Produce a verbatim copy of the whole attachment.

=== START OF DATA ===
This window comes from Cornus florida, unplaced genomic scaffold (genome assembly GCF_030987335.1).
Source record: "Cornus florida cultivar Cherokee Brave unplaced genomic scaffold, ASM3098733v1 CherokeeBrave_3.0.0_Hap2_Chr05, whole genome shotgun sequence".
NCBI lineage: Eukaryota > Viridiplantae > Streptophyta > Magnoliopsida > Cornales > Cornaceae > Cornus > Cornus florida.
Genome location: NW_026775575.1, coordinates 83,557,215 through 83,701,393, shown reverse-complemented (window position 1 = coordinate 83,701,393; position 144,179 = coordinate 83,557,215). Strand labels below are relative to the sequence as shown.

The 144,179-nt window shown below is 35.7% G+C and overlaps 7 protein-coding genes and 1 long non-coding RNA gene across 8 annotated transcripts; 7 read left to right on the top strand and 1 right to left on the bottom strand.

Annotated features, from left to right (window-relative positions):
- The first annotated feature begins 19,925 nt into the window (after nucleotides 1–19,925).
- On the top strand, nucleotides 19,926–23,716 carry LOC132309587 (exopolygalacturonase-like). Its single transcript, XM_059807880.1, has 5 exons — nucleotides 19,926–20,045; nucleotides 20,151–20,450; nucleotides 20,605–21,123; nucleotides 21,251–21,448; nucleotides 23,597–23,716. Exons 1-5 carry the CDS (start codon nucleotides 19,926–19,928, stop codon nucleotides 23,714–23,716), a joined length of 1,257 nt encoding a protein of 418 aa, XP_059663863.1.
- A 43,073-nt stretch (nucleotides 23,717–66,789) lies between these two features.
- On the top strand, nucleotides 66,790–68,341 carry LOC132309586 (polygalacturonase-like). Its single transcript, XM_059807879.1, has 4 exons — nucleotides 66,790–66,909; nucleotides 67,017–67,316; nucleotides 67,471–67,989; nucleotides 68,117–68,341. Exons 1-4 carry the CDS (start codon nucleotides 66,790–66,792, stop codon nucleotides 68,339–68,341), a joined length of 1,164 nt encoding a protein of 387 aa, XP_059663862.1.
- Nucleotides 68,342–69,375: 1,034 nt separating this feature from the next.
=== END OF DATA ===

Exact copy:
This window comes from Cornus florida, unplaced genomic scaffold (genome assembly GCF_030987335.1).
Source record: "Cornus florida cultivar Cherokee Brave unplaced genomic scaffold, ASM3098733v1 CherokeeBrave_3.0.0_Hap2_Chr05, whole genome shotgun sequence".
NCBI lineage: Eukaryota > Viridiplantae > Streptophyta > Magnoliopsida > Cornales > Cornaceae > Cornus > Cornus florida.
Genome location: NW_026775575.1, coordinates 83,557,215 through 83,701,393, shown reverse-complemented (window position 1 = coordinate 83,701,393; position 144,179 = coordinate 83,557,215). Strand labels below are relative to the sequence as shown.

The 144,179-nt window shown below is 35.7% G+C and overlaps 7 protein-coding genes and 1 long non-coding RNA gene across 8 annotated transcripts; 7 read left to right on the top strand and 1 right to left on the bottom strand.

Annotated features, from left to right (window-relative positions):
- The first annotated feature begins 19,925 nt into the window (after nucleotides 1–19,925).
- On the top strand, nucleotides 19,926–23,716 carry LOC132309587 (exopolygalacturonase-like). Its single transcript, XM_059807880.1, has 5 exons — nucleotides 19,926–20,045; nucleotides 20,151–20,450; nucleotides 20,605–21,123; nucleotides 21,251–21,448; nucleotides 23,597–23,716. Exons 1-5 carry the CDS (start codon nucleotides 19,926–19,928, stop codon nucleotides 23,714–23,716), a joined length of 1,257 nt encoding a protein of 418 aa, XP_059663863.1.
- A 43,073-nt stretch (nucleotides 23,717–66,789) lies between these two features.
- On the top strand, nucleotides 66,790–68,341 carry LOC132309586 (polygalacturonase-like). Its single transcript, XM_059807879.1, has 4 exons — nucleotides 66,790–66,909; nucleotides 67,017–67,316; nucleotides 67,471–67,989; nucleotides 68,117–68,341. Exons 1-4 carry the CDS (start codon nucleotides 66,790–66,792, stop codon nucleotides 68,339–68,341), a joined length of 1,164 nt encoding a protein of 387 aa, XP_059663862.1.
- Nucleotides 68,342–69,375: 1,034 nt separating this feature from the next.